Location: Somerdale, New Jersey


WWW
« Reply #21 on: October 27, 2007, 04:03:34 PM »

I was a bit more concerned with my neighbor's yard who occasionally show up once a month to mow the lawn and then I never see them. Behind their shed were tons and tons of tall weeds, possibly a native babies breath if such a thing exists. So I can imagen all the plants I'm growing in my yard might suddenly seed in their yard. Years ago someone planted a Rose of Sharon bush (Which I never seen honey bees working in spite some posts I've read!) and currently it grows like a weed everywhere with it's thick bark. The boundary of our yard is littered with stumps of ones I've cut and they come back each year. I see other people planting them in their yards and just wish I could warn them of the coming doom. So I'm hoping I'm not going to regret the butterfly bush. We do get butterflies on ours with some frequency and I'd much rather it be a butterfly bush then a Rose of Sharon growing all over, but I see some butterfly bushes growing 10 feet tall and around, maybe higher.
Logged

KONASDAD
Super Bee
*****
Offline Offline

Gender: Male
Posts: 2011


Location: Cherry Hill, N.J.


« Reply #22 on: October 29, 2007, 10:16:41 AM »

I have a similar prob w/ my neighbors bamboo now growing on my yard. I also have zoyzia grass out back and it will spread to my neighbors w/ time.(it also is replacing the clover Cry) Butterfly bushes aren't invasive. They will sprout often, but they often will die and are easy to spot and rid if needed. I notice I have more seeds w/ bees in my yard. The butterfly bushes are loaded w/ seeds and they are more fertile. Lots of extra food for the finches and stuff, which spread them around your neighbors yard to start all over again!
Logged

"The more complex the Mind, the Greater the need for the simplicity of Play".
Cindi
Galactic Bee
******
Offline Offline

Gender: Female
Posts: 9827

Location: Grindrod, B.C. Canada


« Reply #23 on: October 29, 2007, 11:29:25 PM »

Honestly, get rid of the Rose of Sharon.  There are tons of more beautiful flowering plants and shrubs to have around that these.  I do not like them, the flowers are insignificantly ugly, and........oh brother I may get slammed.  Oh well, there are so many more beautiful flowering shrubs and tall flowers to plant, that YOU KNOW THE BEES WILL LOVE.  Did you ever get a chance to look at the list of "bee plants' that Ann and I have compiled for our forum friends?  If not, say the word and I will resurrect that post.  It is not hard to do, go into our profiles and search for the list, the search engine in the forum is a powerful tool and use it to your heart's content.  Go for it......love our life we're livin'.  Cindi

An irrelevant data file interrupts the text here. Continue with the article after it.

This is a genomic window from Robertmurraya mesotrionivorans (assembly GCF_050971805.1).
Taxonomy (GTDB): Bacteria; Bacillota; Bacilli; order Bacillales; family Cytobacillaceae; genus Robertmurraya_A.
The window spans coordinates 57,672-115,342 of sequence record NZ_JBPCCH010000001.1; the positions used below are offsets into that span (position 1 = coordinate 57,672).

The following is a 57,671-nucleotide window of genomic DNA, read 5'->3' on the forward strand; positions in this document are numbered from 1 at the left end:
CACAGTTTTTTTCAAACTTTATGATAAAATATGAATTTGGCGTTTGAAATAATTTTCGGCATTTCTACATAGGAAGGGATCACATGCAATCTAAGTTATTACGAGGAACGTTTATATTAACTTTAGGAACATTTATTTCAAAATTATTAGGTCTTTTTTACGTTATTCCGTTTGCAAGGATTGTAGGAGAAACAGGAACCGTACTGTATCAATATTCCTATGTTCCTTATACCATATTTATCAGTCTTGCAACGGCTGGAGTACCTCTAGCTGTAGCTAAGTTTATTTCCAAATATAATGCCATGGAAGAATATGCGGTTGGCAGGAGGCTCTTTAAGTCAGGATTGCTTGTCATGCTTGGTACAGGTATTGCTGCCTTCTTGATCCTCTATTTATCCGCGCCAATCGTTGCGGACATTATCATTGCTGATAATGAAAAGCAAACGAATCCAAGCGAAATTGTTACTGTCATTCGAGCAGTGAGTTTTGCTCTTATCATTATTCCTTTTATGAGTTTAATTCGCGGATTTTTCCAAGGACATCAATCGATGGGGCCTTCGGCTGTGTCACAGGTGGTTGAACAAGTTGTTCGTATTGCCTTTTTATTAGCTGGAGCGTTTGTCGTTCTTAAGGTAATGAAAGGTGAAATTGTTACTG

Logged

There are strange things done in the midnight sun by the men who moil for gold.  The Arctic trails have their secret tales that would make your blood run cold.  The Northern Lights have seen queer sights, but the queerest they ever did see, what the night on the marge of Lake Lebarge, I cremated Sam McGee.  Robert Service
reinbeau
Super Bee
*****
Offline Offline

Gender: Female
Posts: 2502


Location: Hanson, MA and Lebanon, ME


« Reply #24 on: October 30, 2007, 10:47:06 AM »

That's a little harsh on the Rose of Sharon  Wink , there are some lovely varieties, and they bloom when little else shrub or tree-like are blooming, at least around here.  I've heard that some can be weedy, maybe that's the kind you've seen and learned to dislike.  Different strokes for different folks!
Logged


- Ann, A Gardening Beek -  ΜΟΛΩΝ ΛΑΒΕ

Click for Hanson, Massachusetts Forecast" border="0" height="150" width="256
Shawn
Queen Bee
****
Offline Offline

Gender: Male
Posts: 1215

Location: Glennallen, AK


« Reply #25 on: October 30, 2007, 10:56:39 AM »

Cindi,

I agree. There are a lot of rose of sharons here where I live and it seems "everyone is getting them." I guess I must have missed your post on good plants for bees. I too have posted some links to some sites that show god plants. I am still working on my yard trying to get as many bee plants as I can. I wish I had the climate you have but here it is dry and hot in the summer and usually a mild winter. The farmers here get their water from canals and all the water is from snow pack in the mountains. This year was good because we had the blizzard and an unusal amouont of rain fall. Ill search for the your post and see if there are some plants I like or that will grom here. I saw the latest picture you posted and I like that one a lot. 
Logged
Cindi
Galactic Bee
******
Offline Offline

Gender: Female